Thursday, November 23, 2017

Simply Fabulous

Every once in a while I have a ride that reminds me of why we keep doing dressage lessons. Ashke was simply fabulous.

To start, I have stopped referring to the “s-p-o-o-k-y” end of the arena that way - instead I am referring to it as the “jump storage” area of the arena, the jump box area and the arena drag area of the arena. I am refusing to fall into his trap of seeing that end as different from the other areas. I’ve also walked him in hand past that end before getting on him so he can inspect the obstacles. He no longer has any real interest in inspecting anything. He did put his teeth on the baby gate around the arena drag, but other than that it was no big deal. That has also been the deal under saddle. If he flicks an ear, he gets a shoulder in and some admonishment “you do not need to be that way with the jump standards” and “do we need to make this harder” or “Theo/Ardee/Laz trots past these spots without even flicking an ear”. Sometimes, shaming is needed. The bonus part of that end of the arena becoming less significant is that we can now use the entire arena, rather than struggling to use 3/4 of the arena. 


We started with walking around the arena in both directions, then went to the trot. I let Ashke really stretch out and open up his trot for a couple of circuits, just asking him to use his back and not travel hollow. We even went between a mare being lunged and the jump boxes without any issues, other than a flicked ear at the mare. Then Amanda arrrived and we started our lesson. Ashke was relaxed and seemed very happy to be working.

We started with leg yields from the wall to x and back to the wall. Then Amanda had us leg yield out to x, execute a turn on the forehand maintaining our bend, then walk off straight. I guess that was one of the exercises they practiced at their clinic last weekend, Wilz had a total meltdown trying that exercise and the clinician ended up schooling him in hand. Ashke nailed it the first time in both directions. We moved onto our serpentines, using the entirety of the arena without having to fight with Ashke, since he was pretty focused for me. We did w-t-w serpentines, with me really focused on keeping him working off my seat. Amanda has me ride it with both hands, and then move to one hand for short time frames, then back if he needs the support. After the w-t-w we moved to t-c-t serpentines and when those were going really good we went to work on the livestock pen I had set up to one side almost in the middle of the arena.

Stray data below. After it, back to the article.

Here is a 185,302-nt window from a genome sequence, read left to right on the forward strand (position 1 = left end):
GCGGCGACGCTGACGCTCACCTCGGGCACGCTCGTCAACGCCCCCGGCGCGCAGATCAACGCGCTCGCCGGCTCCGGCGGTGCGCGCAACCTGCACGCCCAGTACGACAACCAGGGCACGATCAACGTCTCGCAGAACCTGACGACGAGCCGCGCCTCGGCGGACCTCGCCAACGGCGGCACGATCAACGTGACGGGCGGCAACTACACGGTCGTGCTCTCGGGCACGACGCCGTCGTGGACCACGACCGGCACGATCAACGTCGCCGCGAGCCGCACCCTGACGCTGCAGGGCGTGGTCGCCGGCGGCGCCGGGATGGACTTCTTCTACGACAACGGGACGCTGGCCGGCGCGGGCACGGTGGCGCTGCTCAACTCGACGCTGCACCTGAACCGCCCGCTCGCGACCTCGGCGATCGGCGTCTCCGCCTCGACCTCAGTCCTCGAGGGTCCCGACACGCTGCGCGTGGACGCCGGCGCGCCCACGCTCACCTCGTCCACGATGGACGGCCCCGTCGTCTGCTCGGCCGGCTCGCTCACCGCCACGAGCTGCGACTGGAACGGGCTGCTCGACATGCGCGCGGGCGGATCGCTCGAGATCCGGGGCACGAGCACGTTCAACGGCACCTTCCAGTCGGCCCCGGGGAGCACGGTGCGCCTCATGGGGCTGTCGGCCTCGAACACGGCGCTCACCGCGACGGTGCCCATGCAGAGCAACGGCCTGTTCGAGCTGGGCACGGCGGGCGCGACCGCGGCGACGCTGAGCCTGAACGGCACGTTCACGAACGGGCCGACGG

Amanda moved one of the cones to allow us to exit the pen on both sides of the cones, just to give us more variety to ride. We started with a canter around the outside of the pen, then rode through the pen to the opening on the far side, making it a 10 m half circle (the outside edge is 10 m). We rode around and reentered the pen from the far side, exiting out the “opening”. Then we rode around the outside, then through the pen at the canter. And he did it easily.

The last time I had tried it at the canter, he lost his hip and scattered cones in every direction. This time he was able to keep himself without knocking over anything. I was so proud.

The purple is the first time through, the blue was the second time through and the green was the final time through.

One of the things that was very apparent to both Amanda and I, was Ashke’s struggle to keep his hip in when cantering on the right lead. That was the same information I had received at my last clinic with Tarrin, but I could feel him struggling on such a small circle. Amanda acknowledged that we had just clearly identified an area that we need to strengthen through exercise during my rides to make this easier for him to do. His pinned ears and pissed off snort every time I asked him to canter that tight of a circle while not letting him flip his hip to the left was fairly amusing to both Amanda and I. She had me canter him around the outside of the pen, in a counter bend, to help him keep the hip in. It will need to be something I work on with each ride. It is a hole that I can work on going forward. 

We did some of the c-w-c transitions on the straight away, to which Amanda had me add the circle around the outside of the pen, before a downward transition at x and a change of lead going straight forward. We used the circle to help Ashke balance for the straight forward canter transition. By that time he was saying he was getting a bit fatigued with all of the canter work. So, Amanda had me move to the shoulder in along the rail in both directions.  We worked a lot on the shoulder in while riding with one hand. 

Then we worked on a new pattern.

The pattern we worked on

Ashke was to trot down centerline, circle the outside of the pen (10m circle) then when we were back at X we leg yielded to the rail, rode the short end of the arena straight, then leg yielded to X from M, circled the pen again and then rode to A with a little shoulder in. It was complicated and required a lot of focus on his part, since there were lots of changes in direction and bend. He did great though. So fabulous.

We ended there. However, I stripped tack and rode him for about fifteen minutes on the buckle bareback, while Amanda rode one of the Friesans at the barn. He looked back at me a couple of times, but I was able to ride without clenching with my butt and thighs. I rode until he was relaxed and cool. I hope that as long as I can continue to practice after our rides (when he’s calm and tired) perhaps I can regain some of both my balance and the confidence I had in spades when I was younger.

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